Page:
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Bookmarked, and will be trying this later this week (with the help of a friend who designs and builds high end audio boards for a living so I'm sure this'll be a piece of cake. :) )

Thanks for sharing! Hope this cures my random Pressure fault... I ran the pump for 10 min - with a two minute cool down every two minutes - and monitored the pressure switch with a multimeter. It did eventually close, so I know it's working. But I still get that fault randomly!
The pressure switch doesn't go through the valve driver though, its got nothing to do with it per se. Sounds like you've already identified the problem...the switch, leave the driver pack alone, they're far more reliable - IMO - than some seems to think.

The code I think your referring to is due to (LR quote) "...when air usage does not correspond to the implied air pressure..." which it doesn't directly know, but if the switch is giving the wrong readings, seems reasonable that this code would result.
 

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The pressure switch doesn't go through the valve driver though, its got nothing to do with it per se. Sounds like you've already identified the problem...the switch, leave the driver pack alone, they're far more reliable - IMO - than some seems to think.

The code I think your referring to is due to (LR quote) "...when air usage does not correspond to the implied air pressure..." which it doesn't directly know, but if the switch is giving the wrong readings, seems reasonable that this code would result.
Are you sure the pressure switch doesn't route through the driver? When I was researching it before a lot of LR forum posts around the internet pointed to a driver replacement as the only surefire fix, and that the sensor rarely goes bad. I tested it and the switch did close after running the pump so it's opening and closing in response to pressure changes in the tank. If it was indeed stuck closed i'd have gotten consistent continuity in that circuit.

According to the OP the capacitor repair directly affects the "Pressure constantly high" error code. Electrolytic cap's usually only last ~10 years, especially in a high heat environment. Let's hope it's right!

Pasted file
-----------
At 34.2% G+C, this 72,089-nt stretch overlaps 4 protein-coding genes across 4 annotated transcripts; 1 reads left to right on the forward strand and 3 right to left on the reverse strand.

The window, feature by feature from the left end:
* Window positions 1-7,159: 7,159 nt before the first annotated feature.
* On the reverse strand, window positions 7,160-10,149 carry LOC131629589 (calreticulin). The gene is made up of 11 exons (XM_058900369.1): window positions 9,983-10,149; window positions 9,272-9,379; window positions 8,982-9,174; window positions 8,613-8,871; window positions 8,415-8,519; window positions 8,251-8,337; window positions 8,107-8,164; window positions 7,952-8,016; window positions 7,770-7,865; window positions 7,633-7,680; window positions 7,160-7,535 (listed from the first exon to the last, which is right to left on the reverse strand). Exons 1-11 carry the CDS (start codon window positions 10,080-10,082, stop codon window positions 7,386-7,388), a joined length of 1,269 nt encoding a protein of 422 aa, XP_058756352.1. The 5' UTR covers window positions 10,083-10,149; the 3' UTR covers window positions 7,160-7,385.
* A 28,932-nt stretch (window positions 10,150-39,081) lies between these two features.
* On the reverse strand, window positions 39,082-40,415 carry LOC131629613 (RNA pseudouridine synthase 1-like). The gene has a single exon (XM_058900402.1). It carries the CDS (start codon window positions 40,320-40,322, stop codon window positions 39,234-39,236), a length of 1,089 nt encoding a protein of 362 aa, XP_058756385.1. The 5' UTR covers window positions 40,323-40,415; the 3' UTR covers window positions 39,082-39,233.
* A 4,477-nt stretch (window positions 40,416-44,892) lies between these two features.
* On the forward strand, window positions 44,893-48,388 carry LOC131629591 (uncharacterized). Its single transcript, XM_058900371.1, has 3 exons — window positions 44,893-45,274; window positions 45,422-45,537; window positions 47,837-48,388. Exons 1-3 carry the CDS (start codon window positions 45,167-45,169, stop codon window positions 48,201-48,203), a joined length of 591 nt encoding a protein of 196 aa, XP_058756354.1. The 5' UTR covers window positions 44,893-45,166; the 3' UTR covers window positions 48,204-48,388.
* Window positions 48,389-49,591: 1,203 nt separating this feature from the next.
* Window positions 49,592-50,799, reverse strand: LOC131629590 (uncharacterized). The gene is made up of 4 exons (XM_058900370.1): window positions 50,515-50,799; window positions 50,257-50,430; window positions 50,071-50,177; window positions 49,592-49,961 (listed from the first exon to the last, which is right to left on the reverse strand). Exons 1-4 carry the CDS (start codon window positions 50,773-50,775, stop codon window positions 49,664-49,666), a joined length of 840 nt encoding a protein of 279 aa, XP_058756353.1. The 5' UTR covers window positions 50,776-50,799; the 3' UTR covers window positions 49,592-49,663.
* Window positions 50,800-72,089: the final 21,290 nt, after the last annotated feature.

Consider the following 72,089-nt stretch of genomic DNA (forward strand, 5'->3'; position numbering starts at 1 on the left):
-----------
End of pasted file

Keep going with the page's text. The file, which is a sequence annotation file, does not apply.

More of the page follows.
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Are you sure the pressure switch doesn't route through the driver? When I was researching it before a lot of LR forum posts around the internet pointed to a driver replacement as the only surefire fix, and that the sensor rarely goes bad. I tested it and the switch did close after running the pump so it's opening and closing in response to pressure changes in the tank. If it was indeed stuck closed i'd have gotten consistent continuity in that circuit.

According to the OP the capacitor repair directly affects the "Pressure constantly high" error code. Electrolytic cap's usually only last ~10 years, especially in a high heat environment. Let's hope it's right!
Well, thats some forums, and some posts for you. Shame you don't look at whats in-front of you, got to prove it I guess.

Electronics Technology Electronic device Auto part Electronic component


Pressure switch wiring is direct (via plugs) to the EAS ecu.

The EAS ecu only has so many inputs with which is make decisions on any potential problems and therefore can get it wrong if its not a specific type error, like height sensor errors (in my experience).

The OP's fix would have to be explained as to what it does and what its actually trying to achieve to comment further, at the moment it's just vague, just like the code it's trying to fix.

My driver pack is original and now 20 years old.
 

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Pressure switch wiring is direct (via plugs) to the EAS ecu.